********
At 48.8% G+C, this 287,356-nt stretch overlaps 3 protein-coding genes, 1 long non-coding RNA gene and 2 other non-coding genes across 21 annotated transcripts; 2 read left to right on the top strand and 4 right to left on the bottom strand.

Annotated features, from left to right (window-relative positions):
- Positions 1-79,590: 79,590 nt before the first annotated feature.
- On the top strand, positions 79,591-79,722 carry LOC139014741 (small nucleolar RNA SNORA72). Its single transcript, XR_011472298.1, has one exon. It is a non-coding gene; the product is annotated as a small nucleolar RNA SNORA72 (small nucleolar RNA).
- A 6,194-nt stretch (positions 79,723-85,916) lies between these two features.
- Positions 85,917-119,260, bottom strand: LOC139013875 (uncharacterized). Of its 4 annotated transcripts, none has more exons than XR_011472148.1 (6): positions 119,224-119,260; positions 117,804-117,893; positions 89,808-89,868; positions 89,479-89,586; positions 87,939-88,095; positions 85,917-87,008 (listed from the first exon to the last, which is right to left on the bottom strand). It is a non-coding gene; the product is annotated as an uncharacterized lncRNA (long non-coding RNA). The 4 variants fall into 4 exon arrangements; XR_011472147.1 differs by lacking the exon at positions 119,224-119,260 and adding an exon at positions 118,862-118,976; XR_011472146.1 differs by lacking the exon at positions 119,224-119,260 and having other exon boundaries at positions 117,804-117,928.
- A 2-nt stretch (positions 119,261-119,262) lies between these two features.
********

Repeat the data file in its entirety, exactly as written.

At 48.8% G+C, this 287,356-nt stretch overlaps 3 protein-coding genes, 1 long non-coding RNA gene and 2 other non-coding genes across 21 annotated transcripts; 2 read left to right on the top strand and 4 right to left on the bottom strand.

Annotated features, from left to right (window-relative positions):
- Positions 1-79,590: 79,590 nt before the first annotated feature.
- On the top strand, positions 79,591-79,722 carry LOC139014741 (small nucleolar RNA SNORA72). Its single transcript, XR_011472298.1, has one exon. It is a non-coding gene; the product is annotated as a small nucleolar RNA SNORA72 (small nucleolar RNA).
- A 6,194-nt stretch (positions 79,723-85,916) lies between these two features.
- Positions 85,917-119,260, bottom strand: LOC139013875 (uncharacterized). Of its 4 annotated transcripts, none has more exons than XR_011472148.1 (6): positions 119,224-119,260; positions 117,804-117,893; positions 89,808-89,868; positions 89,479-89,586; positions 87,939-88,095; positions 85,917-87,008 (listed from the first exon to the last, which is right to left on the bottom strand). It is a non-coding gene; the product is annotated as an uncharacterized lncRNA (long non-coding RNA). The 4 variants fall into 4 exon arrangements; XR_011472147.1 differs by lacking the exon at positions 119,224-119,260 and adding an exon at positions 118,862-118,976; XR_011472146.1 differs by lacking the exon at positions 119,224-119,260 and having other exon boundaries at positions 117,804-117,928.
- A 2-nt stretch (positions 119,261-119,262) lies between these two features.